My eight year old son
is has been studying Suzuki piano since he was four. In the Suzuki method, you
practice every day and, although Harrison is
very good at piano, most days he hates to practice. Sometimes it is a little
easier to get him to play if he has an audience to perform for, so, when our
friend Kirsten stopped by the other day, we asked Harry if he would play for
her. He looked at me and whined, “Do I have to?”
Kirsten’s response was immediate. “You don’t have to. You get to.”
That one word change made me think about my own attitude towards "practice."
Most days I am eager to write, but there are days when I’m a lot like Harry. Getting myself to sit down at the keyboard is a lot like getting myself to jump into a cold pool: once I’m in, I get used to it, but I always have to force myself to take that first step. Prying myself away from social media, putting down my magazine, even setting aside the housework feels like stepping off a diving board. Often I look at a page of edits or a guest blog post that needs writing or a tough section of a chapter and ask myself, “Do I have to?”
That’s when my friend’s words come in handy. They represent a fundamental shift in our way of looking at the work. Because the truth is, you don’t have to. No one is forcing you to write. No one is holding a knife to your back and telling you to pursue your dream. You could walk away from it right now and go back to some other job. You could watch Firefly reruns all night and go to Target all day and never write another word. You actually don’t have to.
But you get to. You have the privilege of having characters who have chosen you to tell their story as best you are able. You have the fun of having readers who are asking for more. In my case, I even have the privilege of writing for a stretch of time every day while my kids are at school – not because we are rich, but because our family has decided that me pursuing my writing is just as important to our family’s quality of life as the money from a day job could ever be. Now, maybe none of those things are perfect: The story isn’t flowing through you the way you wish it would. There aren’t enough readers, or there are too many to handle, or they don’t love your stuff the way you wish they would. You don’t write as much or as well or as often as you wish. But even in its imperfection, the writing life you are living right now is something that some other writer might kill for. Even you yourself, at some earlier point in your writing journey, wished and hoped and prayed for these circumstances that you are living now. And now you get to live them. You get to.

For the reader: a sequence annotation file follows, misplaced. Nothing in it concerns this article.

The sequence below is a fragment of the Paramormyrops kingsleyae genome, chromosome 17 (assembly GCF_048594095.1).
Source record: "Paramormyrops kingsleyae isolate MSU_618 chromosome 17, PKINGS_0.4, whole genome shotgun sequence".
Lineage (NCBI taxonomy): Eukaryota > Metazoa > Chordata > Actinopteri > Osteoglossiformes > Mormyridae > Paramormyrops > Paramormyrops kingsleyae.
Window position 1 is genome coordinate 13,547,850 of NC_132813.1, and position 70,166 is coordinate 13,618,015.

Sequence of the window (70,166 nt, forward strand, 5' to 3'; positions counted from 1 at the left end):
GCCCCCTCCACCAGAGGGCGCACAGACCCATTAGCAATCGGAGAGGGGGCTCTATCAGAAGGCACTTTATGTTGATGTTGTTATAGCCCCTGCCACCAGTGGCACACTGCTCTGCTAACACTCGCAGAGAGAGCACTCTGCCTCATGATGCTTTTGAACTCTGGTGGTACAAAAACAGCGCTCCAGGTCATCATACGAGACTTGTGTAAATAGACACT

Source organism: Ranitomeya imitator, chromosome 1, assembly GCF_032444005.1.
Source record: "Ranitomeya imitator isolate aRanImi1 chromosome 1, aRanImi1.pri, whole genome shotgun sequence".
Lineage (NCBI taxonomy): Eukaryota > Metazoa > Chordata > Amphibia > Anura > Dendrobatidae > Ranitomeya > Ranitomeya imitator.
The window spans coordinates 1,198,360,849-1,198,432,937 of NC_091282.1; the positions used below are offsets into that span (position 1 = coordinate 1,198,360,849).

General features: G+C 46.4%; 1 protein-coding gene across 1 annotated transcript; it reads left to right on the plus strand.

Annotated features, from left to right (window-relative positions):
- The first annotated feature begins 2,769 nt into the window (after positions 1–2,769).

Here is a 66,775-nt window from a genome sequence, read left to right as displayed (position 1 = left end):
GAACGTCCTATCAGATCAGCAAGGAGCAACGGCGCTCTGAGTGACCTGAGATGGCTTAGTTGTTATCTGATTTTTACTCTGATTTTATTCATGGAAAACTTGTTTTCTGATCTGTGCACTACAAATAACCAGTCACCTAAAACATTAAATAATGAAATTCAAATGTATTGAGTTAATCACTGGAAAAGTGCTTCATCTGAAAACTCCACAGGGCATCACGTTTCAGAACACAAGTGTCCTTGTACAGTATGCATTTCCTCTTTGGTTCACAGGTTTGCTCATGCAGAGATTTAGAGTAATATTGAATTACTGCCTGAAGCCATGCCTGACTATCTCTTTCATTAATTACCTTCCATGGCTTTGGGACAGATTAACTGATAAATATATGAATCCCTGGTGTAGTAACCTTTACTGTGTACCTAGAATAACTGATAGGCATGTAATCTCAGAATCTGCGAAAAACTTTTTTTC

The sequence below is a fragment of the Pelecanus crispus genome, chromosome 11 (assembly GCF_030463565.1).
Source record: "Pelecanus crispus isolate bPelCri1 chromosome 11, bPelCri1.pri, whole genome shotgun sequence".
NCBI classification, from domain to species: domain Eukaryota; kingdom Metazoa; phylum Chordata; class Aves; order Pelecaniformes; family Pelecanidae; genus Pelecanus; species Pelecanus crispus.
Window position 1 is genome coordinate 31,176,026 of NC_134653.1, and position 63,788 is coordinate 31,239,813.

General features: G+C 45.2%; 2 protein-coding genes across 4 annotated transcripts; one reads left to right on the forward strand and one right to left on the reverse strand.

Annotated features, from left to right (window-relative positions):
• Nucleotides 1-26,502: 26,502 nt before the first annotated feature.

It’s a perspective check I’m trying to apply to a lot of things in my life. Why do I have to get older? I don’t have to, I get to – many people don’t get that chance. Why do I have to get out of bed in the morning? I’m lucky to get the opportunity.
When I was getting Crossfire ready for publication, I noticed something important: The acknowledgements were even longer than they were for Darkride. Although I felt like I had a lot of support writing my first book, by the time my second book came out my “village” had grown exponentially with the addition of enthusiastic book bloggers and readers and author friends I met online and in “real life.” And I decided that that should be my main goal with each new book: not to sell more or to collect more “likes” or even to write better, although all those things are important and good. But even more important is growing that supportive community and keeping that attitude of gratitude by keeping that one thing at the forefront of my mind:
Today I get to write.